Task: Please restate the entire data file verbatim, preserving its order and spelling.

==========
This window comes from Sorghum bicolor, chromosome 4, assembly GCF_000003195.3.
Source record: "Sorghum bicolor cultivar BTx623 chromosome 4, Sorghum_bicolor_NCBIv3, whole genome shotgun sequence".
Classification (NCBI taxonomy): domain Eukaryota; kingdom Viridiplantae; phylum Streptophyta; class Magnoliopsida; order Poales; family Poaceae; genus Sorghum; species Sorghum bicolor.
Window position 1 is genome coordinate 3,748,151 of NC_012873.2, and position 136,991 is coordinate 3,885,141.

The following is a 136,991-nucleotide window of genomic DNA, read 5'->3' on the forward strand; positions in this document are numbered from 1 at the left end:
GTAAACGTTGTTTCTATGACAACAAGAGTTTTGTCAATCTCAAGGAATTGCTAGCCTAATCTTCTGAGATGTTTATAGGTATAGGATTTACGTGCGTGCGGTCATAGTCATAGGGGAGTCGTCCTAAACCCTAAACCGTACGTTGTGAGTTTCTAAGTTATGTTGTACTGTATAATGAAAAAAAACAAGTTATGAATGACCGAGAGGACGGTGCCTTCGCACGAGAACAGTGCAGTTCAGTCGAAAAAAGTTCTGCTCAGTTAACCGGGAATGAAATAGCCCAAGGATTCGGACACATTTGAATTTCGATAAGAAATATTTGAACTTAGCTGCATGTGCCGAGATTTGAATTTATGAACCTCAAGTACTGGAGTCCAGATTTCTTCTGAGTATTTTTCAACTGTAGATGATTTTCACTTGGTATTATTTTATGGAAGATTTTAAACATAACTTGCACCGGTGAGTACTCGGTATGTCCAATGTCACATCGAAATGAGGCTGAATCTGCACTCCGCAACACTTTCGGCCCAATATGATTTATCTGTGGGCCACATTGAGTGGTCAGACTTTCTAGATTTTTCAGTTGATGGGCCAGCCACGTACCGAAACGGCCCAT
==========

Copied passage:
This window comes from Sorghum bicolor, chromosome 4, assembly GCF_000003195.3.
Source record: "Sorghum bicolor cultivar BTx623 chromosome 4, Sorghum_bicolor_NCBIv3, whole genome shotgun sequence".
Classification (NCBI taxonomy): domain Eukaryota; kingdom Viridiplantae; phylum Streptophyta; class Magnoliopsida; order Poales; family Poaceae; genus Sorghum; species Sorghum bicolor.
Window position 1 is genome coordinate 3,748,151 of NC_012873.2, and position 136,991 is coordinate 3,885,141.

The following is a 136,991-nucleotide window of genomic DNA, read 5'->3' on the forward strand; positions in this document are numbered from 1 at the left end:
GTAAACGTTGTTTCTATGACAACAAGAGTTTTGTCAATCTCAAGGAATTGCTAGCCTAATCTTCTGAGATGTTTATAGGTATAGGATTTACGTGCGTGCGGTCATAGTCATAGGGGAGTCGTCCTAAACCCTAAACCGTACGTTGTGAGTTTCTAAGTTATGTTGTACTGTATAATGAAAAAAAACAAGTTATGAATGACCGAGAGGACGGTGCCTTCGCACGAGAACAGTGCAGTTCAGTCGAAAAAAGTTCTGCTCAGTTAACCGGGAATGAAATAGCCCAAGGATTCGGACACATTTGAATTTCGATAAGAAATATTTGAACTTAGCTGCATGTGCCGAGATTTGAATTTATGAACCTCAAGTACTGGAGTCCAGATTTCTTCTGAGTATTTTTCAACTGTAGATGATTTTCACTTGGTATTATTTTATGGAAGATTTTAAACATAACTTGCACCGGTGAGTACTCGGTATGTCCAATGTCACATCGAAATGAGGCTGAATCTGCACTCCGCAACACTTTCGGCCCAATATGATTTATCTGTGGGCCACATTGAGTGGTCAGACTTTCTAGATTTTTCAGTTGATGGGCCAGCCACGTACCGAAACGGCCCAT